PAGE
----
UK universities must continue to take a risk with their research and not just opt for commercially beneficial projects
I'm worried that we may be in danger of forgetting what universities are for and what they should be doing. To me, it's all about scholarship, mainly research and learning. Research can take many forms, not all of which will be published in top journals or even, dare I say, fully recognised by the research assessment exercise. Universities are major centres of training, teaching and learning and a whole host of other things, many of which can benefit local communities and society in general.
My concern is about the general shift in direction of the higher education sector, which is becoming ever more driven by formal assessments, is commercially competitive and is focused on exploitation.
This is not a bad thing if we get more organised and efficient. Nor is it surprising in the current environment. We are increasingly encouraged to ensure that research in universities benefits society, which is surely a good thing, but it seems to be focused mainly on economic rather than social outcomes. Universities do not have a great track record in maximising economic exploitation of their research; we discover exciting things, but then seem to let others make a lot of money out of them. So, if it's about ensuring that we gain maximum benefit out of university "scholarship" without serious detrimental effects on scholarly process, I'm all for it.
But is commercial exploitation going too far? There is a danger that universities will focus their efforts largely on "discoveries solely for economic benefit". This seems to be the message received by universities from the Government's Science and Innovation document, even if it is not the one they intended to send. The Government now controls a huge amount of the research budget. According to the Campaign for Science and Engineering, in 1997, 2 per cent of research funding came from the Government, while the figure is now 20 per cent, so academics need to take notice of government messages.
In some ways it doesn't matter who funds the research, as long as they understand where universities' strengths lie and their real mission.
Interestingly, it seems that the commercial sector fully grasps both. Barry Furr, vice-president at AstraZeneca and an RAE panel member, said in The Times Higher : "I'm resistant to universities trying to do what industry does", and "academics are good at probing fundamental issues and that's of enormous benefit to industry".
But universities are increasingly moving into the commercial territory. So is there a danger that universities will become second-rate companies and compromise their core mission? Some academics are enormously successful at exploiting their work, and good luck to them. But if exploitation of research is the fundamental driver of an academic, wouldn't he or she be better suited to a career in industry? I say this as someone who places enormous value on my numerous and successful commercial collaborations, which have had benefits far beyond the direct financial income. The UK has a high concentration of pharmaceutical, engineering and other industries, and members of these sectors often cite the quality of fundamental research in universities as one of the reasons they are here, in spite of pressures to relocate. They stay because of the quality of academic research and discovery, which complements and underpins, rather than competes with their own research and development.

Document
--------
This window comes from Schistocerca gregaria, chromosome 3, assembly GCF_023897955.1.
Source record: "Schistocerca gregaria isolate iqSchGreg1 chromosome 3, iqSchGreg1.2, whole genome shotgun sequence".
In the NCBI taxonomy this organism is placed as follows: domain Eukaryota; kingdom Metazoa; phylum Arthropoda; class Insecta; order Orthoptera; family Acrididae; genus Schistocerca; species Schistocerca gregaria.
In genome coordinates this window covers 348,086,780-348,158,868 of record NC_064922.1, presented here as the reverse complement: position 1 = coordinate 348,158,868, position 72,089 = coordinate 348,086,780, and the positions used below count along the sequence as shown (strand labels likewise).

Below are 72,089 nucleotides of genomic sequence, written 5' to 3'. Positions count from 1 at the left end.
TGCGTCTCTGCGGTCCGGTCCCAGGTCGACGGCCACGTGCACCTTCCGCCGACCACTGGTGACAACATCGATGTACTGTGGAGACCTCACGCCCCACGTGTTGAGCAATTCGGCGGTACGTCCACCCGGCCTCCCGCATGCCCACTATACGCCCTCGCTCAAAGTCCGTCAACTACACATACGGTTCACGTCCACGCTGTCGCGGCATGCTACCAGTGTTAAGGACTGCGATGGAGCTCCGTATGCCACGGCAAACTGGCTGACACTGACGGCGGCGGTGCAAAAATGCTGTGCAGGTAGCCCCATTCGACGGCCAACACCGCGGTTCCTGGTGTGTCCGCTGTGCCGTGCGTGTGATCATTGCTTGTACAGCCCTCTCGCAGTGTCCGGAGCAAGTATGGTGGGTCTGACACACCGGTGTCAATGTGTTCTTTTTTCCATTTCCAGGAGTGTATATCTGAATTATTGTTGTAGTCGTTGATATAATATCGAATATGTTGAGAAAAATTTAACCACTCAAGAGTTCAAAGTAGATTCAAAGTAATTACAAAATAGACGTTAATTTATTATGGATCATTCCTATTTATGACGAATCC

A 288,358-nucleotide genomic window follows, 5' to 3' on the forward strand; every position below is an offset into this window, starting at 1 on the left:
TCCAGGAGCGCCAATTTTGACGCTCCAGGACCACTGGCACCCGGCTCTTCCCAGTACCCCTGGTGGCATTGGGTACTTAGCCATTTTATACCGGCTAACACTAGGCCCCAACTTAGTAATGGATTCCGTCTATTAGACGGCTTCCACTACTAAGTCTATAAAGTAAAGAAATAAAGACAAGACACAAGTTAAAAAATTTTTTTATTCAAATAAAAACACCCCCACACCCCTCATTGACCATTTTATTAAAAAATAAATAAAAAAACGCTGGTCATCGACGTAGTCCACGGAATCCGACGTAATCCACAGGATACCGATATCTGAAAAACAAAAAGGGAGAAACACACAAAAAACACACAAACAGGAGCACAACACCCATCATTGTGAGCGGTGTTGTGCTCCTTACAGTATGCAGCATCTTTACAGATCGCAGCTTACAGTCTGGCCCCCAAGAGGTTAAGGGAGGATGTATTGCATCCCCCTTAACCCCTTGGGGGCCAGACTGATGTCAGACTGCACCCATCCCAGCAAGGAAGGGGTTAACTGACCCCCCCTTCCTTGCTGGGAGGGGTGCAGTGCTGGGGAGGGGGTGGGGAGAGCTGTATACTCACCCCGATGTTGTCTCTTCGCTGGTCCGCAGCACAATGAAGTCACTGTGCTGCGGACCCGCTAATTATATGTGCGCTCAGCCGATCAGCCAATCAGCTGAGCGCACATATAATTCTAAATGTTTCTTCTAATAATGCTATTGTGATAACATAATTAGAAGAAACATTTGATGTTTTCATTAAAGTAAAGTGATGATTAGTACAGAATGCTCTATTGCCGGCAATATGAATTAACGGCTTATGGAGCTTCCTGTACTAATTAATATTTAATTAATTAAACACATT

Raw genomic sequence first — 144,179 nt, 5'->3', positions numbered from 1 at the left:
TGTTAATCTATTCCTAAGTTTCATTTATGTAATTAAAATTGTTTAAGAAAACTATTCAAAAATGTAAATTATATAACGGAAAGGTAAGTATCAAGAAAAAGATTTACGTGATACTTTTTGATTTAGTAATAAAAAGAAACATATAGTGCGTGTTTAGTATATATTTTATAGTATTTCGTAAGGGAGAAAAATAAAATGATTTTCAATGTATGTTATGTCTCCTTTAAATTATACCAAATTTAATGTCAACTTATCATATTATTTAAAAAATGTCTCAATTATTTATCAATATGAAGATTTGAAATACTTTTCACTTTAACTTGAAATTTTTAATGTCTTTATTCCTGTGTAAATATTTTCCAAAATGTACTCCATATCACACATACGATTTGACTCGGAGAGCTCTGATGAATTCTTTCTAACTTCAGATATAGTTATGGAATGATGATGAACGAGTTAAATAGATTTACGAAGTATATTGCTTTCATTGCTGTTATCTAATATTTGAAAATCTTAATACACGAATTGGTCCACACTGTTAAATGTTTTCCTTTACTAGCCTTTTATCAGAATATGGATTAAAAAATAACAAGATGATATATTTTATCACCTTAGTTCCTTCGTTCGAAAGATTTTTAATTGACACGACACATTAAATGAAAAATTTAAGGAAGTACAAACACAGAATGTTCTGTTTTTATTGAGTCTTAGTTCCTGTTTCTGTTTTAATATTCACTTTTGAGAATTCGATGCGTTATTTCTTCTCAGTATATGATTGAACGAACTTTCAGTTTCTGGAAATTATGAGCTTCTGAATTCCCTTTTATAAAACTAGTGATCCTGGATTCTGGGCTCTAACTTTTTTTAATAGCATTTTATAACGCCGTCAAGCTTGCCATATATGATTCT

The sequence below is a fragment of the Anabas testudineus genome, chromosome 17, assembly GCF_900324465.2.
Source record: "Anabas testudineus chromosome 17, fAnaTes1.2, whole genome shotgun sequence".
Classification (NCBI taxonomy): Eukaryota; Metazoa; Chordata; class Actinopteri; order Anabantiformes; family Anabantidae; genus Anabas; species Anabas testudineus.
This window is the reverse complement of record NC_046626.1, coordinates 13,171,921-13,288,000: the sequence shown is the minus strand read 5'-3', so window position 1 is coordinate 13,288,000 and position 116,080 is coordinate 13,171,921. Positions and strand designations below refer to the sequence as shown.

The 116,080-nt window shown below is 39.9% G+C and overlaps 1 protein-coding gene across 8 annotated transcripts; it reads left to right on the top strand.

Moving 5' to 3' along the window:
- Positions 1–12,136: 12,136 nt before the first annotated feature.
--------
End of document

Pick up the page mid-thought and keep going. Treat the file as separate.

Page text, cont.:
I feel there is another problem with the way academic research is going, which is apparent when you look at the ways in which the UK has excelled.
The scientist Steve Jones made an excellent argument in support of UK science in a TV broadcast before the general election. He compared the percentage of Olympic golds we have won (very small), with the percentage of Nobel prizes, which is outstanding for a small country. But can we continue our success in Nobel prizes and other measures of international esteem? Many fear not, largely because of funding gaps compared with our competitors.
But there is another concern; the shift in the way we do research, or how we seem to think it should be done. Looking at the UK's successes, it seems that many have been based on real creativity, often generated by small teams, testing the "unthinkable", in ways that might not be funded under the peer-review system (which is conservative by nature); the research is often high risk, and occasionally outright eccentric. Yet we strive increasingly to compete with the US, Japan and others on their terms - big teams with huge resources often doing predictable things that are almost certain to yield success; thus by their very nature they are not risky or so exciting. We should not forget the recipe for research success nor the key role of universities in the UK.
Nancy Rothwell is MRC research professor in the faculty of sciences at Manchester University.